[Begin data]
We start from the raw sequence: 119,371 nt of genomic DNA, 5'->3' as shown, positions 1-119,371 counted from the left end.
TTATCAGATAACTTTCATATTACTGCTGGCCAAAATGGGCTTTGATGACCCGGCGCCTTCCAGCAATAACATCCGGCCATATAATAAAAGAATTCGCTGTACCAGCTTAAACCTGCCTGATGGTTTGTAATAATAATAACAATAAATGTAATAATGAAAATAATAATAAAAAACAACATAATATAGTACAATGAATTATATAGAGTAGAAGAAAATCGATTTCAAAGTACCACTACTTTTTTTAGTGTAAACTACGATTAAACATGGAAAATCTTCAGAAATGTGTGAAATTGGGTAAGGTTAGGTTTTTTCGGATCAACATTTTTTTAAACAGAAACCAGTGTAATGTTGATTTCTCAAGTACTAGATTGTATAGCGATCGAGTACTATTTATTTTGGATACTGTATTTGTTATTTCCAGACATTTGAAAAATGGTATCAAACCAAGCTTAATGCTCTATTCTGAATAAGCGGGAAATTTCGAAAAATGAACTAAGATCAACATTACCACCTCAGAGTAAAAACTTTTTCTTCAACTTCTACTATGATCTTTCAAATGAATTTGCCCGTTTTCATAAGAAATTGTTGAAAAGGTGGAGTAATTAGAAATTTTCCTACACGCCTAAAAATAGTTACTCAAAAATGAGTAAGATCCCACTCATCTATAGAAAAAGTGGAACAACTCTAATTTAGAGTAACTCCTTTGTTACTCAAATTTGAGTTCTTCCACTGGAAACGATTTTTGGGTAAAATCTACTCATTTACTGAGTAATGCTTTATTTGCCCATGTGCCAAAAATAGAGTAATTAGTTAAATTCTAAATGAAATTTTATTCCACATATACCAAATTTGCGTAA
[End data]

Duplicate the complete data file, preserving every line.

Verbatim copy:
We start from the raw sequence: 119,371 nt of genomic DNA, 5'->3' as shown, positions 1-119,371 counted from the left end.
TTATCAGATAACTTTCATATTACTGCTGGCCAAAATGGGCTTTGATGACCCGGCGCCTTCCAGCAATAACATCCGGCCATATAATAAAAGAATTCGCTGTACCAGCTTAAACCTGCCTGATGGTTTGTAATAATAATAACAATAAATGTAATAATGAAAATAATAATAAAAAACAACATAATATAGTACAATGAATTATATAGAGTAGAAGAAAATCGATTTCAAAGTACCACTACTTTTTTTAGTGTAAACTACGATTAAACATGGAAAATCTTCAGAAATGTGTGAAATTGGGTAAGGTTAGGTTTTTTCGGATCAACATTTTTTTAAACAGAAACCAGTGTAATGTTGATTTCTCAAGTACTAGATTGTATAGCGATCGAGTACTATTTATTTTGGATACTGTATTTGTTATTTCCAGACATTTGAAAAATGGTATCAAACCAAGCTTAATGCTCTATTCTGAATAAGCGGGAAATTTCGAAAAATGAACTAAGATCAACATTACCACCTCAGAGTAAAAACTTTTTCTTCAACTTCTACTATGATCTTTCAAATGAATTTGCCCGTTTTCATAAGAAATTGTTGAAAAGGTGGAGTAATTAGAAATTTTCCTACACGCCTAAAAATAGTTACTCAAAAATGAGTAAGATCCCACTCATCTATAGAAAAAGTGGAACAACTCTAATTTAGAGTAACTCCTTTGTTACTCAAATTTGAGTTCTTCCACTGGAAACGATTTTTGGGTAAAATCTACTCATTTACTGAGTAATGCTTTATTTGCCCATGTGCCAAAAATAGAGTAATTAGTTAAATTCTAAATGAAATTTTATTCCACATATACCAAATTTGCGTAA